Summer and fall are the busiest times in the park.
According to Estes-Park.com, the top 10 busiest days in the park from most busy to least busy were…
- September 24
- July 3
- September 4
- September 17
- July 24
- July 10
- July 17
- September 5
- July 23
- July 30
These dates also largely fall on weekends, so try to visit during the week if you can and better yet, arrive before 10 a.m. when parking tends to fill to capacity.
Fall is a lovely time to visit, as it’s elk mating season, and you can often hear them making their characteristic “bugle” call throughout this time.
Mid-September is also when the aspen leaves turn gold, which is a bucket list site to see for sure! Just be prepared for snow!
If you want to see mountain wildflowers, late spring and summer are the best times to catch the blooms.
Rocky Mountain National Park Weather
The weather in the mountains can change quickly.
Be prepared for late afternoon thunderstorms in the summer and even hail in the spring or fall.
Also, snow stays around later and comes earlier than you might expect in other parts of the country.
Cami saw snow in early September, and Lyn has been caught in a snowstorm in October.
It’s also very often early June before the snow largely melts (though you will still see snow at the higher elevations).
You can check the current Rocky Mountain National Park weather conditions here.
Things to Do at Rocky Mountain National Park
Look for Wildlife
Spotting wildlife is a great activity inside Rocky Mountain National Park.
Your best bets to see the creatures of the park are early morning or early evening.
Animals that live in the park range from mule deer and elk to smaller creatures like the super cute marmot often spotted sunning on rocks, as well as beavers and badgers.
Moose, bear and mountain lion also call the park home.
If you enjoy birding, there are also plentiful birds, especially during the summer.
When Lyn visited with her family, they saw a large elk lounging by the side of the road, as well as big-horned sheep on the east side of the park and when Cami visited, she was able to witness 2 elk sparring.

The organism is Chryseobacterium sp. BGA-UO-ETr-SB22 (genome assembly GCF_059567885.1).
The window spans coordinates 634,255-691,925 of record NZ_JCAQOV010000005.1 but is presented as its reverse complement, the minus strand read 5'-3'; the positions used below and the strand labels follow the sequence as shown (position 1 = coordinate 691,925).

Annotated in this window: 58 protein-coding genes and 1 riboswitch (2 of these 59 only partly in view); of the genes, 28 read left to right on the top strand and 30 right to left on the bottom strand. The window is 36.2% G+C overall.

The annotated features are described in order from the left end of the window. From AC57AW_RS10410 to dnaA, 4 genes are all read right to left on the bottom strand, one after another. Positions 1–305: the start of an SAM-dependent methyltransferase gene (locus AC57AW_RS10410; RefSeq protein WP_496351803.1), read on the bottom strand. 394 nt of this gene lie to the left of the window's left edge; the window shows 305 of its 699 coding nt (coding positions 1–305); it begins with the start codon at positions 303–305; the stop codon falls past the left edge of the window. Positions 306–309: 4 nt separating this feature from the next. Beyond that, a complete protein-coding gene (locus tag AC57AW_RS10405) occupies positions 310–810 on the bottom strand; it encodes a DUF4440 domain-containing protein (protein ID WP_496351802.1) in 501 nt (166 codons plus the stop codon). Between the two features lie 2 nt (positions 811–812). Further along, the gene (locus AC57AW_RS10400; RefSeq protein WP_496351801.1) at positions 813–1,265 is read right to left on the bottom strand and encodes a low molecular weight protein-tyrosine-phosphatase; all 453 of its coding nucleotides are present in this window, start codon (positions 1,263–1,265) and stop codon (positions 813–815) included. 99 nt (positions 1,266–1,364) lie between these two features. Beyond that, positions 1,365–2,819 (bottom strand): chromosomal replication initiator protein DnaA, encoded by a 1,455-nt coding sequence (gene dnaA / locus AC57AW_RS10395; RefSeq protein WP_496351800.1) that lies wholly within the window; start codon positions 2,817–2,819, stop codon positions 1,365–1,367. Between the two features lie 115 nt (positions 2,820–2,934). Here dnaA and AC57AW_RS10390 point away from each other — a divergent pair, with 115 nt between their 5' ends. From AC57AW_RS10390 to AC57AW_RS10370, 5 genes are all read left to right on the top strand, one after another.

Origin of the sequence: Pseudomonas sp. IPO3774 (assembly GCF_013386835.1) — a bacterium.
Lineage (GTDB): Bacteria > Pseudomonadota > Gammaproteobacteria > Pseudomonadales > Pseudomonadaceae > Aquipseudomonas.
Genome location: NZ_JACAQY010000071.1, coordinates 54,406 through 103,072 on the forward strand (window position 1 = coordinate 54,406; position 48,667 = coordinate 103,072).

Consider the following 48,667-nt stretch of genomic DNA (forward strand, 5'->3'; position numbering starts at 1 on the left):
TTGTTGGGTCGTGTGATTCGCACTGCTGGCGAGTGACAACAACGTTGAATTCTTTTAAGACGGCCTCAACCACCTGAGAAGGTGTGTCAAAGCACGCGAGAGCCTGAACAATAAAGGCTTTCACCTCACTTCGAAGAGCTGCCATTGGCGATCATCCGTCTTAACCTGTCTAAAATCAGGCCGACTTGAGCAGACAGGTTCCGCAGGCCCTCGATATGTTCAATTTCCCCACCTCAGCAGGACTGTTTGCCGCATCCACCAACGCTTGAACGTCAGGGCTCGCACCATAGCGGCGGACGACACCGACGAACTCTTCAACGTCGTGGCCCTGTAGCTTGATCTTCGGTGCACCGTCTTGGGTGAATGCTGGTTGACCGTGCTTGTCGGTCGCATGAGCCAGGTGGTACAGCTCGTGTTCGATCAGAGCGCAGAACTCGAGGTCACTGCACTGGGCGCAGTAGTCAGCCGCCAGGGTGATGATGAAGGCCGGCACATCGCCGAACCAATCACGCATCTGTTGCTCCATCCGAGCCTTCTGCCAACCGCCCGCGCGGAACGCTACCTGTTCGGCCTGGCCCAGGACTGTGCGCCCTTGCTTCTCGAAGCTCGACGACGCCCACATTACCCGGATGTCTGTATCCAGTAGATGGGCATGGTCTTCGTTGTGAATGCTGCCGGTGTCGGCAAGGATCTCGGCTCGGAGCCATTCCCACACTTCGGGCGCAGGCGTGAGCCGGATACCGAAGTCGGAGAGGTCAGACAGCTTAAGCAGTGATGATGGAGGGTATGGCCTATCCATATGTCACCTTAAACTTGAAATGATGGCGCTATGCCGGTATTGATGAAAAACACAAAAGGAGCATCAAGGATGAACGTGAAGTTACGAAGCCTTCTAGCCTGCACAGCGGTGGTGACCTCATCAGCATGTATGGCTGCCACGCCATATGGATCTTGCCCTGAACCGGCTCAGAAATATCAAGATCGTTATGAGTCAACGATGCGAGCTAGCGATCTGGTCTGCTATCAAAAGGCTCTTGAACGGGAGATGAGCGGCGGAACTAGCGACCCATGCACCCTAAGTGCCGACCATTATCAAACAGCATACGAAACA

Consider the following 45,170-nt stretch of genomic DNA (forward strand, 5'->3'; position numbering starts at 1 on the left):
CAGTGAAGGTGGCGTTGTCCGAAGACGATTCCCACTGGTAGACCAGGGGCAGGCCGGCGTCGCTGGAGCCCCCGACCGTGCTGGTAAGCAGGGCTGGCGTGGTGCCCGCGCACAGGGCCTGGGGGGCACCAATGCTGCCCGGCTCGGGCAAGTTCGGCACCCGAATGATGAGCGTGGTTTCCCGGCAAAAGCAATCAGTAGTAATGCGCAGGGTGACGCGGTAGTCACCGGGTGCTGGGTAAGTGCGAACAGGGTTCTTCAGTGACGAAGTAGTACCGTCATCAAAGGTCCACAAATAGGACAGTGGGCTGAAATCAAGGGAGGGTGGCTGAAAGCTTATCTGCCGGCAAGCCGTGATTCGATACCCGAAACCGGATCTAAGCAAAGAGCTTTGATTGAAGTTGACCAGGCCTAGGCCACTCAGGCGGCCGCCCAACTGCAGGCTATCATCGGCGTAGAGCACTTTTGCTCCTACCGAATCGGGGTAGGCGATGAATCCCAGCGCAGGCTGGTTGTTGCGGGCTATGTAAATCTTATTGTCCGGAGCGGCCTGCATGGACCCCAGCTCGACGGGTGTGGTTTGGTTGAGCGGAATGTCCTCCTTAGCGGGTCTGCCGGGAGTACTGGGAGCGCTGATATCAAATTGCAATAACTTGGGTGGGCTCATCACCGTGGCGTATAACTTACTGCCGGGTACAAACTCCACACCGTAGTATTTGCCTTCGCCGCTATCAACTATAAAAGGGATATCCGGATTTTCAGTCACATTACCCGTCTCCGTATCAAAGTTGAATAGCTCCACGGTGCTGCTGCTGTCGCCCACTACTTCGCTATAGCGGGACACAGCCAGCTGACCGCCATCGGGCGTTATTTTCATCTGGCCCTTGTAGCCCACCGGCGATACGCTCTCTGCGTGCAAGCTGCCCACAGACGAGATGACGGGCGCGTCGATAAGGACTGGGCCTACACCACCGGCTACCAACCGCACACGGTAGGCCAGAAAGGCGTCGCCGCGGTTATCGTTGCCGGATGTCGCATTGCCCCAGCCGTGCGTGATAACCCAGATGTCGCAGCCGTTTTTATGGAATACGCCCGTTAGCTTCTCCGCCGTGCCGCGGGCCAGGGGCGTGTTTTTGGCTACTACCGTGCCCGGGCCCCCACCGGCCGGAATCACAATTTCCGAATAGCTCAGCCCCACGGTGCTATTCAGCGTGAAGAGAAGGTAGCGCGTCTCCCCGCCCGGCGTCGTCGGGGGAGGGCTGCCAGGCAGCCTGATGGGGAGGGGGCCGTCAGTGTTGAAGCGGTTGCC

If you like fly fishing, the confluence of the rivers in the Y camp is the place to go with waders.
Cami’s husband came face to face with three bull elk while fishing there.
See the Continental Divide
Colorado boasts more peaks that are higher than 14,000 feet than any other state, and Rocky Mountain has 60 mountains that are more than 12,000 feet, with its highest point an impressive 14,259 feet in elevation.
By comparison, the tallest peak in the continental U.S. is California’s Mt. Whitney, 14,505 feet, and the tallest mountain in the nation is Denali — also known as Mt. McKinley — in Alaska at a staggering 23,010 feet.
Take advantage of this park’s high altitude by visiting the Continental Divide, which runs north and south through the Park.
You’re at what amounts to being on the top of a steep “roof” with water west of the Divide draining toward the Pacific Ocean with water to the east ultimately making its way to the Atlantic.
Rock climbing is a popular activity inside the park, especially during the summer and fall months.
Check out Lumpy Ridge with its granite walls and climbs with names like Batman and The Pear.
More advanced rock climbers may want to head to Longs Peak at more than 14,000 feet in elevation.
Riding horses through the Rocky Mountains is a must-do.
There’s nothing quite like letting a horse navigate you to your destination as you communicate with it through your body and the reins.
There are 260 miles of trails used for horseback riding inside the park, and there are many options for guided trail rides or a tour.
Top Rocky Mountain National Park Hikes
Here are some of the best hikes in Rocky Mountain National Park as recommended by the Families Fly Free team.
Find a complete list of Rocky Mountain National Park hikes here.
Bear Lake Loop
Because this is one of the most popular areas of the park, you’re unlikely to find a parking spot during the busy summer and fall months.